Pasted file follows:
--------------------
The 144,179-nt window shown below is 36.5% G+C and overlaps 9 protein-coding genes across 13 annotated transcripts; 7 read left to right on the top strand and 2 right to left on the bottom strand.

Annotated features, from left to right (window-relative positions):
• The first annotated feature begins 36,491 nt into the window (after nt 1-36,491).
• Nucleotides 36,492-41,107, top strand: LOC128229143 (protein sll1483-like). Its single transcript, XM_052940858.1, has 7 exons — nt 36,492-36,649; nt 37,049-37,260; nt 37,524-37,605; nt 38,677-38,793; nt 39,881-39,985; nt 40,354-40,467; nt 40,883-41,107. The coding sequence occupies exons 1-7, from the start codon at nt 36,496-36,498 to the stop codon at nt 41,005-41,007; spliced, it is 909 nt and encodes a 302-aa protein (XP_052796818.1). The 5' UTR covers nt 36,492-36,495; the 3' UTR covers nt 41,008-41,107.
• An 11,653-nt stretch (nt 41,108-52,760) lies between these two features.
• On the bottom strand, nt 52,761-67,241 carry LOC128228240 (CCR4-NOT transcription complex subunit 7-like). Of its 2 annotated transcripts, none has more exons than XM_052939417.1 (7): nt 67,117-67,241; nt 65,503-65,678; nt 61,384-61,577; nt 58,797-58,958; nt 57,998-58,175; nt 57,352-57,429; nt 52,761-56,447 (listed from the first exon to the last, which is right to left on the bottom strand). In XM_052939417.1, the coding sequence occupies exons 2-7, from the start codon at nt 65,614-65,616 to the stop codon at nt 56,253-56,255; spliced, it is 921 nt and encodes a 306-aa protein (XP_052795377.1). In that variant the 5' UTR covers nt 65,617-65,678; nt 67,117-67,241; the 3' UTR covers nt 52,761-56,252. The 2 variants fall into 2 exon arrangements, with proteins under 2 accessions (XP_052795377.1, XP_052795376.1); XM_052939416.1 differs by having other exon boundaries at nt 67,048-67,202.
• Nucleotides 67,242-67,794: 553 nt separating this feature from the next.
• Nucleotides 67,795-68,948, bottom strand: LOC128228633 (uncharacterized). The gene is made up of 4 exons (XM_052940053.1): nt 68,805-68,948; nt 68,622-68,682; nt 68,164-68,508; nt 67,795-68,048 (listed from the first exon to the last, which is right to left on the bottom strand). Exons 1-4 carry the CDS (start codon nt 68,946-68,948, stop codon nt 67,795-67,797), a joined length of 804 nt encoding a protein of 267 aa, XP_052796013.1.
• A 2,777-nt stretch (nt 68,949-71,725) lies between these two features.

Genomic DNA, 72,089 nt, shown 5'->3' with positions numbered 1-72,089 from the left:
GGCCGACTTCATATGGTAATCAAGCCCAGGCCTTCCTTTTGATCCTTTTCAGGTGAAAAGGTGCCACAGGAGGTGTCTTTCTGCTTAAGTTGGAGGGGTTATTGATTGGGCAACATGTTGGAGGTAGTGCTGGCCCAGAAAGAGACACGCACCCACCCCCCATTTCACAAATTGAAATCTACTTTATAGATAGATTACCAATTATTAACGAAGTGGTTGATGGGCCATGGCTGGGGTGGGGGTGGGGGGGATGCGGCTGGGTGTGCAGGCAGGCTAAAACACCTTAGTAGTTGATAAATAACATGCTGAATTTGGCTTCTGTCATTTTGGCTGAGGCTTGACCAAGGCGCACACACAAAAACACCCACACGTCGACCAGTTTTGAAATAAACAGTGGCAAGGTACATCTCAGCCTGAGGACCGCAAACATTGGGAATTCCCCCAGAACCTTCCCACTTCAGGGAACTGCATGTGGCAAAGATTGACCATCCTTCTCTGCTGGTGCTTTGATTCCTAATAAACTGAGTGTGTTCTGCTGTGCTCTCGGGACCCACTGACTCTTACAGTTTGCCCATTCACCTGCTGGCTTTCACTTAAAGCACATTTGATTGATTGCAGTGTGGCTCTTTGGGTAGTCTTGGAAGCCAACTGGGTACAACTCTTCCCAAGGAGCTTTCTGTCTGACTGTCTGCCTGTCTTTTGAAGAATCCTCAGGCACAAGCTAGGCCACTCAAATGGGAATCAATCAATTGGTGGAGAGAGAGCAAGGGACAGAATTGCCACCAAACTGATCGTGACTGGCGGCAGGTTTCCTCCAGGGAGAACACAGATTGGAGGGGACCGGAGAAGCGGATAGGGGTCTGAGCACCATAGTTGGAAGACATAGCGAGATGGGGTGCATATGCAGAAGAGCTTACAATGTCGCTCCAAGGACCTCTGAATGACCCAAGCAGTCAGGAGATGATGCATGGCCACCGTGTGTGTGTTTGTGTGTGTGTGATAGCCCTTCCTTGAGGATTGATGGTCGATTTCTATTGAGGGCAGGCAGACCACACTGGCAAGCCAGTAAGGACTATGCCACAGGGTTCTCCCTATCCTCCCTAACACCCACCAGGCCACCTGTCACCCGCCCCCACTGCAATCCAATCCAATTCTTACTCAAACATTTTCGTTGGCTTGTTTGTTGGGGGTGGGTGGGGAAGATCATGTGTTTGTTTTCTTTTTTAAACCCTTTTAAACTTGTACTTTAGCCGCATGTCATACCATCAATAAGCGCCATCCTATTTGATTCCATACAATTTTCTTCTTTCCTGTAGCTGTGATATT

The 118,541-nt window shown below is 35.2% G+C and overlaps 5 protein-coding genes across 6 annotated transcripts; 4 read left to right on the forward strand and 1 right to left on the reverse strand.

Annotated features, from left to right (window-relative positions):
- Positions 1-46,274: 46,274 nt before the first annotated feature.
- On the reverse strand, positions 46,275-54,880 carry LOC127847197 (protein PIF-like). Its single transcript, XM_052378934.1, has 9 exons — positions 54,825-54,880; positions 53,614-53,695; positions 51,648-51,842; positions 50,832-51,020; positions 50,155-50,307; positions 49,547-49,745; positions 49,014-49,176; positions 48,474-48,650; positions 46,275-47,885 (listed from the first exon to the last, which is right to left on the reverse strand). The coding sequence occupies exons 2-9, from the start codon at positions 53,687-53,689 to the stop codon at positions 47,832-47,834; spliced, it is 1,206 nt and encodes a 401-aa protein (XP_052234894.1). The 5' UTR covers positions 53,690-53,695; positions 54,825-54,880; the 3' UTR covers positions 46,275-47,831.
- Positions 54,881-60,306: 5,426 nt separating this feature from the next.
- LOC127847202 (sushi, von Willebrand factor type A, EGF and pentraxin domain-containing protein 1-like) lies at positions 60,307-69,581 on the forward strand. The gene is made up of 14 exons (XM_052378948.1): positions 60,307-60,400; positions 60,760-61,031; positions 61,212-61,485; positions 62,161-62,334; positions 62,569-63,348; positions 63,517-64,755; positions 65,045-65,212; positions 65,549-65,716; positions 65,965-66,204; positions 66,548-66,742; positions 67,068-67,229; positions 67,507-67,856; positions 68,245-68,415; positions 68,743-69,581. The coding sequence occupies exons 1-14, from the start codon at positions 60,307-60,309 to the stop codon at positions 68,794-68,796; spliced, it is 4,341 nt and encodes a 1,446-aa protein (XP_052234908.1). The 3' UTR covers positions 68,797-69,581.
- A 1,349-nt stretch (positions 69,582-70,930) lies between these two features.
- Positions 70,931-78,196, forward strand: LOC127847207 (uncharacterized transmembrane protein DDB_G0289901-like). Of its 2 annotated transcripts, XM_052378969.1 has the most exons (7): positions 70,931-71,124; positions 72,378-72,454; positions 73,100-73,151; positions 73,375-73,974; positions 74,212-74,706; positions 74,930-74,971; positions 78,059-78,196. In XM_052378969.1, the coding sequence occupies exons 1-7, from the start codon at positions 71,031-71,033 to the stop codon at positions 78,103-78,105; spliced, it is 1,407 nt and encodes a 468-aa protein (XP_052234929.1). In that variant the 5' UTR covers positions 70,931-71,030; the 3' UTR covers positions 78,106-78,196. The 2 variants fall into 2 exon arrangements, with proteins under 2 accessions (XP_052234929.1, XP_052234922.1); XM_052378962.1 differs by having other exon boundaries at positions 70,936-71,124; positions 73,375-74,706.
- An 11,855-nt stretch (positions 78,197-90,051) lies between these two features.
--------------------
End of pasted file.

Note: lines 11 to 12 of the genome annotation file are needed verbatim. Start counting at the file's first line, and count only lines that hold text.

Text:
GGCCGACTTCATATGGTAATCAAGCCCAGGCCTTCCTTTTGATCCTTTTCAGGTGAAAAGGTGCCACAGGAGGTGTCTTTCTGCTTAAGTTGGAGGGGTTATTGATTGGGCAACATGTTGGAGGTAGTGCTGGCCCAGAAAGAGACACGCACCCACCCCCCATTTCACAAATTGAAATCTACTTTATAGATAGATTACCAATTATTAACGAAGTGGTTGATGGGCCATGGCTGGGGTGGGGGTGGGGGGGATGCGGCTGGGTGTGCAGGCAGGCTAAAACACCTTAGTAGTTGATAAATAACATGCTGAATTTGGCTTCTGTCATTTTGGCTGAGGCTTGACCAAGGCGCACACACAAAAACACCCACACGTCGACCAGTTTTGAAATAAACAGTGGCAAGGTACATCTCAGCCTGAGGACCGCAAACATTGGGAATTCCCCCAGAACCTTCCCACTTCAGGGAACTGCATGTGGCAAAGATTGACCATCCTTCTCTGCTGGTGCTTTGATTCCTAATAAACTGAGTGTGTTCTGCTGTGCTCTCGGGACCCACTGACTCTTACAGTTTGCCCATTCACCTGCTGGCTTTCACTTAAAGCACATTTGATTGATTGCAGTGTGGCTCTTTGGGTAGTCTTGGAAGCCAACTGGGTACAACTCTTCCCAAGGAGCTTTCTGTCTGACTGTCTGCCTGTCTTTTGAAGAATCCTCAGGCACAAGCTAGGCCACTCAAATGGGAATCAATCAATTGGTGGAGAGAGAGCAAGGGACAGAATTGCCACCAAACTGATCGTGACTGGCGGCAGGTTTCCTCCAGGGAGAACACAGATTGGAGGGGACCGGAGAAGCGGATAGGGGTCTGAGCACCATAGTTGGAAGACATAGCGAGATGGGGTGCATATGCAGAAGAGCTTACAATGTCGCTCCAAGGACCTCTGAATGACCCAAGCAGTCAGGAGATGATGCATGGCCACCGTGTGTGTGTTTGTGTGTGTGTGATAGCCCTTCCTTGAGGATTGATGGTCGATTTCTATTGAGGGCAGGCAGACCACACTGGCAAGCCAGTAAGGACTATGCCACAGGGTTCTCCCTATCCTCCCTAACACCCACCAGGCCACCTGTCACCCGCCCCCACTGCAATCCAATCCAATTCTTACTCAAACATTTTCGTTGGCTTGTTTGTTGGGGGTGGGTGGGGAAGATCATGTGTTTGTTTTCTTTTTTAAACCCTTTTAAACTTGTACTTTAGCCGCATGTCATACCATCAATAAGCGCCATCCTATTTGATTCCATACAATTTTCTTCTTTCCTGTAGCTGTGATATT

The 118,541-nt window shown below is 35.2% G+C and overlaps 5 protein-coding genes across 6 annotated transcripts; 4 read left to right on the forward strand and 1 right to left on the reverse strand.